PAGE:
By Ariel Ward
"There is no moral distance between the facts of life in San Francisco and the facts of life in Birmingham." Acclaimed writer and activist James Baldwin offered the following observation in 1963 after a visit to Bayview Hunters Point and Western Addition, two predominately Black San Francisco neighborhoods braving the impacts of neglect and racial discrimination.
The tale of a once-thriving Black community plagued by isolation and disinvestment is a familiar one. Baldwin's critique of society helps frame a critical dilemma many planners face today: How can urban planning be used to generate solutions in a community where it once furthered inequity?
In working with the Bayview Hunters Point community to increase transportation mobility and safety, I learned the power of creating space for community ownership and planning from a place of authenticity. The following insights capture a few of my favorite lessons.
Bring institutional resources to the table, but leave your agenda behind. Bayview Hunters Point boasts a strong legacy of homegrown community leaders. Through our project partnerships, I learned the importance of stepping back and providing resources and platforms necessary for communities to empower themselves. As planners, we cannot be afraid to let go of what we think is the best approach in favor of being open to the community's ideas. Introspection is a prerequisite for sustaining meaningful relationships.
Work to close the gap between intention and impact. One of the most poignant lessons I learned through community planning in Bayview Hunters Point is that honesty is one of the greatest assets a planner can have. Be forthcoming with community members about the potential impacts of your work, both the intended and unintended. Take a genuine and intentional approach to equity by defining it, and then share and validate that definition with the community. Developing metrics for accountability can help ensure an authentic representation of the community's lived experience throughout the planning and implementation process.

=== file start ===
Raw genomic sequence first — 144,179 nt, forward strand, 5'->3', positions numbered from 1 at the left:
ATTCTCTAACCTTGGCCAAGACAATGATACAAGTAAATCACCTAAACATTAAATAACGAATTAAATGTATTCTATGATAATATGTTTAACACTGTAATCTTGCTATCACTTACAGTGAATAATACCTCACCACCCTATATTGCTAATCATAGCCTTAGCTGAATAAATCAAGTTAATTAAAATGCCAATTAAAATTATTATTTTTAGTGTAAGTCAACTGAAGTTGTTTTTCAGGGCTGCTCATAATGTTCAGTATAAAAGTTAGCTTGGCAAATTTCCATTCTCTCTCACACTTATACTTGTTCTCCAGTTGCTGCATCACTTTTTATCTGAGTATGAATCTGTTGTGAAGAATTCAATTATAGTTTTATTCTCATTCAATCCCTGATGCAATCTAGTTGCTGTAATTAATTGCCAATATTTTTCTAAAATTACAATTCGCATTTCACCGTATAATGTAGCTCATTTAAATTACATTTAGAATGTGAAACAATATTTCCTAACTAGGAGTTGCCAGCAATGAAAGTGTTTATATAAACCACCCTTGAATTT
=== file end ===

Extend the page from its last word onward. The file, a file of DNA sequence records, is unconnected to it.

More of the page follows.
Your voice matters; speak up to make change. Just as planners strive to build equitable and just communities, we should seek to prioritize people over policies and institutional norms. Using my voice to champion critical conversations between internal strategic decision makers led to the development of a statement of intent for our project, which establishes a framework for our organization to tie our intentions and commitments to direct actions. Oftentimes, I am the only one who looks like me in the room. Navigating this dynamic in the workplace can sometimes make it challenging for me to speak up. However, open dialogue is often necessary to disrupt the status quo. When I am afraid to use my voice, I've learned to remind myself that change, not comfort, is the goal.
Creating equitable and just solutions is not just people work, it's heart work. Empathy has helped to strengthen the foundations of my work with the Bayview Hunters Point community. As a woman of color serving a community of color, I've learned that I have a responsibility to bring my heart and the fullness of my experiences, insights, and passions to my work.
Fostering equity in transportation and community planning is a delicate dance. It requires us to waltz with uncertainty, rigid organizational structures, and decades of righteous communal distrust. But no matter the milieu, community-centered partnerships and on-the-ground empowerment should always take center stage.
Viewpoint is Planning's op-ed column. The views expressed here are the author's own and do not necessarily reflect those of the magazine or the American Planning Association. Please send column ideas to Lindsay R. Nieman, Planning's associate editor, at firstname.lastname@example.org.